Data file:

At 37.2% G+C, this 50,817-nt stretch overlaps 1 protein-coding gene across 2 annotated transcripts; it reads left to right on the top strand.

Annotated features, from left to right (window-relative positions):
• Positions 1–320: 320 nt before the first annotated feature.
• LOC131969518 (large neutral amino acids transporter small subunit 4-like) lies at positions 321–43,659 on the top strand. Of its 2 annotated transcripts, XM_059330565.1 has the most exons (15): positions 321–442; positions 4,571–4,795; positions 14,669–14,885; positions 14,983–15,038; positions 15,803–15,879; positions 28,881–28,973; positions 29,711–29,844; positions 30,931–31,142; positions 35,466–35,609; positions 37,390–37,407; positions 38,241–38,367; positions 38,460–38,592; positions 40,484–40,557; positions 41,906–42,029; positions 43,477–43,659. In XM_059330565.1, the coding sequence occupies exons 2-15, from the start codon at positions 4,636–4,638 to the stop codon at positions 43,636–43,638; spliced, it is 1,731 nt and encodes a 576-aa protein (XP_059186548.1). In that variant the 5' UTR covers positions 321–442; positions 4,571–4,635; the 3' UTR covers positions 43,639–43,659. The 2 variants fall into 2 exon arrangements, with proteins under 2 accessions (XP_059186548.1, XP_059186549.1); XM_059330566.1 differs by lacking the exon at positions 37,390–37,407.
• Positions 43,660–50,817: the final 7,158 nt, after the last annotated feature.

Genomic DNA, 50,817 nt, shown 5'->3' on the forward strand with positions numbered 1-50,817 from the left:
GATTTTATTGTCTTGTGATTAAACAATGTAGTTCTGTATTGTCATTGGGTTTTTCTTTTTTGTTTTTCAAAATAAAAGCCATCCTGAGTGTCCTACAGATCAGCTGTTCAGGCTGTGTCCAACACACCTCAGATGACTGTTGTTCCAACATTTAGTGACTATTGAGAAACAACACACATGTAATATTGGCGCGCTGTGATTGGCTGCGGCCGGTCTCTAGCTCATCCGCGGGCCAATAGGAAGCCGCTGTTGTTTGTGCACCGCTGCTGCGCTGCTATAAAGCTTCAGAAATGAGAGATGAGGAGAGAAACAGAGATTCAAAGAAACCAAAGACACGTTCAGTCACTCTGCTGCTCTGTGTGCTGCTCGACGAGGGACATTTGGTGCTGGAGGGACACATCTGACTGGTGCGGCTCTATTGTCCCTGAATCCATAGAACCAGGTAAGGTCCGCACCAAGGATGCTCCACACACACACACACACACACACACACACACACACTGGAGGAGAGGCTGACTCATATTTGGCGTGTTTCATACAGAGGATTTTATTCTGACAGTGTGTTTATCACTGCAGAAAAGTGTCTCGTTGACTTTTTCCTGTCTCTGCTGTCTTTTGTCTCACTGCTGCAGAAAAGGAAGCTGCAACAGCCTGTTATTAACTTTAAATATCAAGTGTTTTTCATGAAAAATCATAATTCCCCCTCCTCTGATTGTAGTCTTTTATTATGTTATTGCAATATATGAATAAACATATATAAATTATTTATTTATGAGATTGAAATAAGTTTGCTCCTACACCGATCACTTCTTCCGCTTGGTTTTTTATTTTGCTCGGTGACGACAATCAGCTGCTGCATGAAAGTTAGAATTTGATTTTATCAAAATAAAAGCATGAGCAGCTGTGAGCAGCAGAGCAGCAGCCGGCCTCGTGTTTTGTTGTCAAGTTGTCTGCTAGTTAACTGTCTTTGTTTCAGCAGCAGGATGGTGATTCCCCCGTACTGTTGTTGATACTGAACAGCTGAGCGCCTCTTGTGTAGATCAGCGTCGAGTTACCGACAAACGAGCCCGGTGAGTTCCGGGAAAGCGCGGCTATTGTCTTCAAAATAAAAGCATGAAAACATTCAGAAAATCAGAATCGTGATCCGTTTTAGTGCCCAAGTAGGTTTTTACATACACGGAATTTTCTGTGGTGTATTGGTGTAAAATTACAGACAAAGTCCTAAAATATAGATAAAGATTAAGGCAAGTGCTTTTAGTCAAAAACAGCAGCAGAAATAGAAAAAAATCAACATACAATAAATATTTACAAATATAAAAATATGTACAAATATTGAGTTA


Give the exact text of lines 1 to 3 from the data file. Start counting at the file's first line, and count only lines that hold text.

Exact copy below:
At 37.2% G+C, this 50,817-nt stretch overlaps 1 protein-coding gene across 2 annotated transcripts; it reads left to right on the top strand.

Annotated features, from left to right (window-relative positions):
• Positions 1–320: 320 nt before the first annotated feature.